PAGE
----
Modern Web browsers pretty much all perform the same tasks and look pretty much alike. It's generally not even necessary to know what browser you're using to surf the Web, but on those occasions when you need to know, it may not be obvious. Fortunately, there are reliable visual cues for the major browsers that tell you which one you're using. You can zero in on the specific version you are running with a few well-placed mouse clicks or use an Internet tool to provide the information.
The lower-case blue "e" with a gold streak through it is the telltale logo for Internet Explorer. You'll see it on the left side of the address bar and each open tab. You'll also find it on your taskbar of open programs at the bottom of your Windows screen, unless you've repositioned or disabled it. The "About Internet Explorer" item on the "Help" menu will display an information box with details of your browser version and update status.
Three small horizontal lines stacked one on the other in the upper right of your browser is the entry point for information about the Google Chrome browser. Hovering over the lines displays "Customize and control Google Chrome." Click the symbol to open a menu with an "About Google Chrome" option. Click this to display your version number and give you the option to update your browser.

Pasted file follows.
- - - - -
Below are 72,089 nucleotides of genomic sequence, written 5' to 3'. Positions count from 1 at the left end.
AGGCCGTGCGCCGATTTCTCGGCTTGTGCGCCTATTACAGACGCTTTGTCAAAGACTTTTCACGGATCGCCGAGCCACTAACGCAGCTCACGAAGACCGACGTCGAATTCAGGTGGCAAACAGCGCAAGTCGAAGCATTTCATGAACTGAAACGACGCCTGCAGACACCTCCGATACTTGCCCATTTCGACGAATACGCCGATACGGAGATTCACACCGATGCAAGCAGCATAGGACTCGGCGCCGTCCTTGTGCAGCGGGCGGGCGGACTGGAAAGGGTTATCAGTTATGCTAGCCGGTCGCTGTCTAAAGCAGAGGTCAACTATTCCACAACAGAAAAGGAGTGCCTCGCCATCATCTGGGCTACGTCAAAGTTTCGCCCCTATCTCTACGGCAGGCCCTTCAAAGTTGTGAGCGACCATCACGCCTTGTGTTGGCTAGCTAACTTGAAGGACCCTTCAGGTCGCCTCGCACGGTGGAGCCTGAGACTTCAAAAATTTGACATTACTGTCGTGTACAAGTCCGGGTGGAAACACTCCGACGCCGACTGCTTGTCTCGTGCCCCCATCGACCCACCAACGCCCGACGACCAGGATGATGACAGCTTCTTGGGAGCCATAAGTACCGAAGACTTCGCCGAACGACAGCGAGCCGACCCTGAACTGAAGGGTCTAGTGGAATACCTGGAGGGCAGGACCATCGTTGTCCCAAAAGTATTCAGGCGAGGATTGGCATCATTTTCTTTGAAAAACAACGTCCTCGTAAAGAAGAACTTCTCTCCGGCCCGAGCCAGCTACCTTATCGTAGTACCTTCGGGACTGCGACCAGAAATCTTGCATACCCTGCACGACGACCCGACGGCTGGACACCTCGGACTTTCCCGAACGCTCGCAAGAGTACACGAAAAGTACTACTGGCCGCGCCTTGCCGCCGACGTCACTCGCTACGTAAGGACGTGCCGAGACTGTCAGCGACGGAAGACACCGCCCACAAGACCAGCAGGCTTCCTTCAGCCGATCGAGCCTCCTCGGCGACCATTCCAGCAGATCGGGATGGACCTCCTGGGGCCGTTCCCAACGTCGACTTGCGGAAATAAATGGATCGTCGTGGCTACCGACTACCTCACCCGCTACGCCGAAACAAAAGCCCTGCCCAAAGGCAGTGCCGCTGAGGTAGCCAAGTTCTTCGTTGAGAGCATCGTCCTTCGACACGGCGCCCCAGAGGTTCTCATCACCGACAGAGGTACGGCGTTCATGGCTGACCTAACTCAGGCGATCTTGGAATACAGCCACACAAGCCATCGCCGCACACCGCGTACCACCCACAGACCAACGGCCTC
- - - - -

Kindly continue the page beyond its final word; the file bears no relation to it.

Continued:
The Firefox logo, a brown-orange fox wrapped around a blue globe, is a favorite for many. However, the logo is not always visible in the spartan Firefox browser window. Clicking the three stacked horizontal lines (almost identical to the Google Chrome symbol) in the upper right of the window displays a menu of options. Click the "Help" function (a question mark symbol), then "About Firefox" to display version information.
Apple's Safari is visually the most distinctive of major browsers, with its red, yellow, green lights near the upper left corner, and the Apple logo on the Safari toolbar at the top of the screen. Click "Safari" on the toolbar, then "About Safari" for details on the browser version.
If You're Still Stumped
Your computer's list of programs, available on the Windows Start screen, shows you what browser programs you have installed on your machine. The Windows Task Manager shows you all programs currently running, including the browser you are using. Several sites on the Internet (see Resources) can automatically check and display your browser version.